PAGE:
All Over The Road
Slowly but surely I am creating my web presence. I imagine it will take a lot of discipline to keep any blog up to date. And it probably takes a big ego to think that you have a something interesting to say every day. Well, let's hope I can find enough to keep talking - although talking to oneself is talent worth developing.
Click on the player below to listen to my selection of tunes from International Artists Company website while you browse - and support independent artists!!

Station at KIAC and

Tuesday, April 21, 2009

Pete Townshend on Quadrophenia, touring with The Who and the Mod revival

April 20, 2009

The presiding genius of The Who explains why, after 36 years, he is putting his masterpiece Quadrophenia on to the musical stage


It's 36 years since Pete Townshend wrote his rock opus Quadrophenia, later turned into a cult film, but he'd be the first to admit that nothing he's done since has equalled it. Now, as he and Roger Daltrey keep the 'Orrible 'Oo going part-time, Quadrophenia is back - this time as a full-scale UK touring theatre production, with Townshend a creative consultant. Are its tales of style-conscious Mods and teenage alienation in 1960s Brighton as much of their era as eel pies and popping “blues”? Or can this new version do what Tommy did in the early-1990s and make it all the way to new audiences on the West End and Broadway?

In a remarkably frank interview, Townshend discusses everything from Mod culture and musical theatre to his “Groundhog Day” life as a rock star and why he is “very afraid that the front row of the first performance will be Mods wearing parkas”.

Why do you consider Quadrophenia to be your masterpiece?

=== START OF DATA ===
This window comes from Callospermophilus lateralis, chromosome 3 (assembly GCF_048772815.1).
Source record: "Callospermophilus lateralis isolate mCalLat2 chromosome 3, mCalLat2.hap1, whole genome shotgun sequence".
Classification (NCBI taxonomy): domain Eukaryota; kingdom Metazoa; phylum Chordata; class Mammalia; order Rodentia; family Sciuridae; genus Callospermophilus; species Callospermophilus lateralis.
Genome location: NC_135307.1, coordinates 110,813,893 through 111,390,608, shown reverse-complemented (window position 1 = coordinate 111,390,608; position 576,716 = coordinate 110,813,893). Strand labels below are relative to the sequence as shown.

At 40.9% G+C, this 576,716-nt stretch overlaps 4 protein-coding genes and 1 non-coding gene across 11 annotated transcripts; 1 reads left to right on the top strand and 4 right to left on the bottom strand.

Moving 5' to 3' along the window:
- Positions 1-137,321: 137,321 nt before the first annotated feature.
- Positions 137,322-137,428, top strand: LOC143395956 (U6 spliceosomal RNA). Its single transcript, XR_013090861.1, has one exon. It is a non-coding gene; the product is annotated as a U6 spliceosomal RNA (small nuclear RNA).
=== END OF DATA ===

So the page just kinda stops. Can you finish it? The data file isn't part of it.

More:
That feels like a midriff punch. The thing about being a writer who is also in a big rock band is that sometimes I speak with my bolshie rock star's attitude. At times like this, sitting now in Richmond quietly to try to talk about a piece of work I am very proud of, I recoil at some of the things I've said, or the way I said them in the past. But the ego-driven language does have a place: I have to accept that I probably don't have the energy, self-certainty or focus to produce something like Quadrophenia again. I not only wrote and recorded this record in 1973, I also built two quadraphonic recording studios, did a huge tour and many small shows here and there, helped Eric Clapton and his girlfriend Alice get off heroin, began to set up the Tommy movie contacts and wrote a number of songs ready for the next Who album, Who By Numbers.

In that sense my achievement was towering, and I am humbled by my work ethic when I was young. I needed to guide Quadrophenia alone. It was a new kind of song-cycle, a development on the system I'd invented for Tommy, and my previous attempt at a dramatic work, Lifehouse, had fallen almost at the first post. For a brief period I tried to work with our old producer and manager Kit Lambert because I was afraid of becoming overloaded. But he was in bad shape. The band, as with Tommy, fell in behind me in the most extraordinary way, although Roger had some problems with me having so much control, but that was only because there is no proper story, and the characters are so iconic and mythic. He wanted to find some way into the story, and I'm afraid I wasn't very helpful because I was deliberately keeping everything open and vague.

Today Roger is one of the few dramaturgs [story analyst] who can really understand what Quadrophenia was intended to do for its audience. Where the word “masterpiece” is appropriate is probably in the method of my work. I am a studio nerd, and some of the new technology of the mid-1970s promised all kinds of easy ways to make big sounds. Instead, in the studio I used old-fashioned methods, big studio drum sounds, layered violins (that I played myself), John Entwistle's powerful brass choirs, banjos, backing voices, bells and, of course, sound effects. All that and electric guitars. It was a fabulous time for me, because I love working in studios, and recording music. I gathered all those strands in a way that seems to me today to be quite masterful. I couldn't do it now.

What debt does Quadrophenia owe to musical theatre?